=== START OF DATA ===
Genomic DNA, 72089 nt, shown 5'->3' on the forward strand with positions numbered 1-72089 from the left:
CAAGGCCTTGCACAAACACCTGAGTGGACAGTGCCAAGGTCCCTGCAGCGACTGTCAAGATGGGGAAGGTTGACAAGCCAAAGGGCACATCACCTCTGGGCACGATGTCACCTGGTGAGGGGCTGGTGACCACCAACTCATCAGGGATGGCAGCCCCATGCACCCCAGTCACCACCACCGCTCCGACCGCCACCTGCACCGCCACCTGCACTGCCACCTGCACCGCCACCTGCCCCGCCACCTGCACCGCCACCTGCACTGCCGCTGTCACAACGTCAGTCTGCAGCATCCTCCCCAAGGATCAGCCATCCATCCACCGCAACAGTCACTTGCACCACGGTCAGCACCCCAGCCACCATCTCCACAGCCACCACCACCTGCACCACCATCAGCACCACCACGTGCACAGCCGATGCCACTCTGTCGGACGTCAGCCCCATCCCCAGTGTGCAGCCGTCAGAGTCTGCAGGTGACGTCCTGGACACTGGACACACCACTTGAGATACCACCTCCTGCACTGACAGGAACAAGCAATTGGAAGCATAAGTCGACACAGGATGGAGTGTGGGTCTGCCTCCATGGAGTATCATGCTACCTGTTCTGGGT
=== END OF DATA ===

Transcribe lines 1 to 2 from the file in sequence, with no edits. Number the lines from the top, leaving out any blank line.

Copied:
Genomic DNA, 72089 nt, shown 5'->3' on the forward strand with positions numbered 1-72089 from the left:
CAAGGCCTTGCACAAACACCTGAGTGGACAGTGCCAAGGTCCCTGCAGCGACTGTCAAGATGGGGAAGGTTGACAAGCCAAAGGGCACATCACCTCTGGGCACGATGTCACCTGGTGAGGGGCTGGTGACCACCAACTCATCAGGGATGGCAGCCCCATGCACCCCAGTCACCACCACCGCTCCGACCGCCACCTGCACCGCCACCTGCACTGCCACCTGCACCGCCACCTGCCCCGCCACCTGCACCGCCACCTGCACTGCCGCTGTCACAACGTCAGTCTGCAGCATCCTCCCCAAGGATCAGCCATCCATCCACCGCAACAGTCACTTGCACCACGGTCAGCACCCCAGCCACCATCTCCACAGCCACCACCACCTGCACCACCATCAGCACCACCACGTGCACAGCCGATGCCACTCTGTCGGACGTCAGCCCCATCCCCAGTGTGCAGCCGTCAGAGTCTGCAGGTGACGTCCTGGACACTGGACACACCACTTGAGATACCACCTCCTGCACTGACAGGAACAAGCAATTGGAAGCATAAGTCGACACAGGATGGAGTGTGGGTCTGCCTCCATGGAGTATCATGCTACCTGTTCTGGGT